So, today’s SotW is my favorite track from In Step, “Crossfire.”
“Crossfire” opens with a funky baseline
and solid beat that leaves room for an organ riff and a few nicely placed
guitar stabs. Vaughan gives an
impassioned vocal performance and whips off some tasteful guitar solos. In the last 30 seconds, Vaughan plays a very
cool, staccato run of notes that lifts the song to another level just before it
The “Crossfire” writing credit was given
to the full band – Vaughan, Tommy Shannon (bass), Chris Layton (drums) and Reese
Wynans (keyboards). The cut also has a
horn section made up of Joe Sublett on sax and Darrell Leonard on trumpet.
Somehow, I’m not sure I can explain why, that story reminded me of a song I love – today’s SotW, “If I Didn’t Love You” by Squeeze on the album Argybargy (1980).
This is a typical Squeeze (Chris Difford
and Glenn Tilbrook) composition that has wonderfully detailed lyrics and a quirky
If I didn’t love you, I’d hate you
Watching you play in the bath
A soap suds stickleback navy
A scrubbing brush landing craft
Your skin gets softer and warmer
I pat you down with a towel
Tonight it’s love by the fire
My mind goes out on the prowl
If I, if I, if I, if I, if I, if I, if I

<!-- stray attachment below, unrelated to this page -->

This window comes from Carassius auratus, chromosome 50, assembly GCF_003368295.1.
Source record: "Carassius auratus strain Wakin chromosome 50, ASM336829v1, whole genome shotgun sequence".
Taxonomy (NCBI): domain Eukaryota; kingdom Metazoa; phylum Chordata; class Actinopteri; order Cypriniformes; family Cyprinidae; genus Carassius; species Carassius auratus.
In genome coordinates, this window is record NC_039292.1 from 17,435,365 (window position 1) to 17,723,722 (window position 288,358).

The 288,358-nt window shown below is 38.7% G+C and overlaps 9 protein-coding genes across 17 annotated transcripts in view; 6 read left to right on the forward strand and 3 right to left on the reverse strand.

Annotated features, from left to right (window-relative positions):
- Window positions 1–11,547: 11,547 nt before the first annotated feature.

And later, they goof on their own repetition
of the “If I” lyric in another verse that includes the line “The record jumps
on a scratch.”
And if that’s not enough for you, check
out Tillbrook’s slide guitar solo at the 2:10 mark. Amazing!
But back to the windows and walls… — Difford
was quoted as saying the lyrics mean “at
the back of your mind you’ve got that insecurity about your inability to have a
proper relationship with somebody.”
The first time I attended Coachella was
in 2007. 2007 was the first year that
the festival was expanded to three days, adding a Friday bill. The lineup was outstanding, including an as
yet little known British singer named Amy Winehouse, who had an early Friday
afternoon timeslot. I’ve always felt
lucky to see her that day since she left us just a few years later.
Another band I was excited to see was Kaiser
Chiefs, who were on the Sunday lineup. The
band was good but it turned out lead singer Ricky Wilson was an a-hole. He was pissed off that, in his opinion, the